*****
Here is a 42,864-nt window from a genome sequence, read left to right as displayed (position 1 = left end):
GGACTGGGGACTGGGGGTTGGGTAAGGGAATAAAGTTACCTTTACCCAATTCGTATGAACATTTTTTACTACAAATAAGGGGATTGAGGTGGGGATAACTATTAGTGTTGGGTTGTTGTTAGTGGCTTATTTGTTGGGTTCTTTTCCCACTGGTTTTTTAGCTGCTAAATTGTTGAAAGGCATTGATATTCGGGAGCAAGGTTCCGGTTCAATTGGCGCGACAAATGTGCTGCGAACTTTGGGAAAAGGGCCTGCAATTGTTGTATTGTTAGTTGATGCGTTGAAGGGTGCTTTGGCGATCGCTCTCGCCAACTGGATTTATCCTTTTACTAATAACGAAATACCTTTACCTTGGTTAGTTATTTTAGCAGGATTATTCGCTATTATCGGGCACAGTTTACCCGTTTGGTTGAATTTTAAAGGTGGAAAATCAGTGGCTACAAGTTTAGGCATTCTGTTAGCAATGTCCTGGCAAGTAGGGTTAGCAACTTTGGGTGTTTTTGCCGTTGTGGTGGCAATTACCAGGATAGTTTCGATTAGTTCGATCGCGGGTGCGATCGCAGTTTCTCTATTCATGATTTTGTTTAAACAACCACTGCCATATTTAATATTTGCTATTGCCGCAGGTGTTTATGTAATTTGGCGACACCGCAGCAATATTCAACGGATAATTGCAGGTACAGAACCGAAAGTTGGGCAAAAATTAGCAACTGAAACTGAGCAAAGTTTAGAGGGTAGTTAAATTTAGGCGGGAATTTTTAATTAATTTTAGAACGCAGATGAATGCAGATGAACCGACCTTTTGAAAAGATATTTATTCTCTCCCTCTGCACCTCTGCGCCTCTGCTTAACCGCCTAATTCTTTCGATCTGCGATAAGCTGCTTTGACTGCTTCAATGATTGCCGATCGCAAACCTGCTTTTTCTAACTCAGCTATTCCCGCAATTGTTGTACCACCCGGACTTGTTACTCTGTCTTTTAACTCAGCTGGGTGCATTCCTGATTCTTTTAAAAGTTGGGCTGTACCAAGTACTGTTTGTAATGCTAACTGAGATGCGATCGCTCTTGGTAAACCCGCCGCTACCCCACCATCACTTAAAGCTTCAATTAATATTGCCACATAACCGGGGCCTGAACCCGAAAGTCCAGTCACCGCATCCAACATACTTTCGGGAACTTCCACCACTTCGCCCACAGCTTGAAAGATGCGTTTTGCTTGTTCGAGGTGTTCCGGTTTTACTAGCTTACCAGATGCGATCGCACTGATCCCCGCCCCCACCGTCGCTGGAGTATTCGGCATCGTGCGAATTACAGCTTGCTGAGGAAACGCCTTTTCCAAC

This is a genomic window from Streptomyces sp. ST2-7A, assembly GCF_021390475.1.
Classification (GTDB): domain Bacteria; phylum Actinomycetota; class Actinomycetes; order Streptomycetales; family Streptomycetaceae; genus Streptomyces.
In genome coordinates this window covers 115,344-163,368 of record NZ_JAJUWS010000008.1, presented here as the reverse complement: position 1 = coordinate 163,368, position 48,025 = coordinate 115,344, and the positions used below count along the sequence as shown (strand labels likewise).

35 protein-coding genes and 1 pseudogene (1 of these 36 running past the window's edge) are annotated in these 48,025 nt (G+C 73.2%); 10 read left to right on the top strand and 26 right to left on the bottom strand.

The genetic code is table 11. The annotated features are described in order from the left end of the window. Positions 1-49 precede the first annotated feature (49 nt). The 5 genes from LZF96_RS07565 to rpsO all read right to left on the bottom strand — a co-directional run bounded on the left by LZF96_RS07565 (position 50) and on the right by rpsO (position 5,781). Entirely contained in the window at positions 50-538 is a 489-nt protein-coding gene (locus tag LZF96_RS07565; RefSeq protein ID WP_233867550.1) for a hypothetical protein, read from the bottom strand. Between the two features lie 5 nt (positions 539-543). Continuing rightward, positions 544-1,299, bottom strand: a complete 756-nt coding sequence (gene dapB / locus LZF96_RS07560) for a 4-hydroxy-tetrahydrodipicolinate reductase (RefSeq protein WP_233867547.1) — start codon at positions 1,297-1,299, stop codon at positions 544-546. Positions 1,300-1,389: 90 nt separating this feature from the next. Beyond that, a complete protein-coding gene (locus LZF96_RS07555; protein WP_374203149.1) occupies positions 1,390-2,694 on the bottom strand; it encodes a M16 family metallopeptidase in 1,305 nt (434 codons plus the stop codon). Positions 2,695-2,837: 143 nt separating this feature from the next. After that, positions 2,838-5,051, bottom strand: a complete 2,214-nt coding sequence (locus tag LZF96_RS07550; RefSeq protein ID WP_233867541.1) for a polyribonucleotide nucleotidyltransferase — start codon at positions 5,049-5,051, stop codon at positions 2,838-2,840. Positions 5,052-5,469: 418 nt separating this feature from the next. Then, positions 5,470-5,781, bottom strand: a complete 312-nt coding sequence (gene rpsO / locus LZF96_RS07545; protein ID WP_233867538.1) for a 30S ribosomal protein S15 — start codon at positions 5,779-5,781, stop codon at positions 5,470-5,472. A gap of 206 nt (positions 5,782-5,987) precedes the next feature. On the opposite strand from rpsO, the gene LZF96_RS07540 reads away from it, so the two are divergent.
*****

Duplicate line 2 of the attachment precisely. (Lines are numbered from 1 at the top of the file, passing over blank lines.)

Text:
GGACTGGGGACTGGGGGTTGGGTAAGGGAATAAAGTTACCTTTACCCAATTCGTATGAACATTTTTTACTACAAATAAGGGGATTGAGGTGGGGATAACTATTAGTGTTGGGTTGTTGTTAGTGGCTTATTTGTTGGGTTCTTTTCCCACTGGTTTTTTAGCTGCTAAATTGTTGAAAGGCATTGATATTCGGGAGCAAGGTTCCGGTTCAATTGGCGCGACAAATGTGCTGCGAACTTTGGGAAAAGGGCCTGCAATTGTTGTATTGTTAGTTGATGCGTTGAAGGGTGCTTTGGCGATCGCTCTCGCCAACTGGATTTATCCTTTTACTAATAACGAAATACCTTTACCTTGGTTAGTTATTTTAGCAGGATTATTCGCTATTATCGGGCACAGTTTACCCGTTTGGTTGAATTTTAAAGGTGGAAAATCAGTGGCTACAAGTTTAGGCATTCTGTTAGCAATGTCCTGGCAAGTAGGGTTAGCAACTTTGGGTGTTTTTGCCGTTGTGGTGGCAATTACCAGGATAGTTTCGATTAGTTCGATCGCGGGTGCGATCGCAGTTTCTCTATTCATGATTTTGTTTAAACAACCACTGCCATATTTAATATTTGCTATTGCCGCAGGTGTTTATGTAATTTGGCGACACCGCAGCAATATTCAACGGATAATTGCAGGTACAGAACCGAAAGTTGGGCAAAAATTAGCAACTGAAACTGAGCAAAGTTTAGAGGGTAGTTAAATTTAGGCGGGAATTTTTAATTAATTTTAGAACGCAGATGAATGCAGATGAACCGACCTTTTGAAAAGATATTTATTCTCTCCCTCTGCACCTCTGCGCCTCTGCTTAACCGCCTAATTCTTTCGATCTGCGATAAGCTGCTTTGACTGCTTCAATGATTGCCGATCGCAAACCTGCTTTTTCTAACTCAGCTATTCCCGCAATTGTTGTACCACCCGGACTTGTTACTCTGTCTTTTAACTCAGCTGGGTGCATTCCTGATTCTTTTAAAAGTTGGGCTGTACCAAGTACTGTTTGTAATGCTAACTGAGATGCGATCGCTCTTGGTAAACCCGCCGCTACCCCACCATCACTTAAAGCTTCAATTAATATTGCCACATAACCGGGGCCTGAACCCGAAAGTCCAGTCACCGCATCCAACATACTTTCGGGAACTTCCACCACTTCGCCCACAGCTTGAAAGATGCGTTTTGCTTGTTCGAGGTGTTCCGGTTTTACTAGCTTACCAGATGCGATCGCACTGATCCCCGCCCCCACCGTCGCTGGAGTATTCGGCATCGTGCGAATTACAGCTTGCTGAGGAAACGCCTTTTCCAAC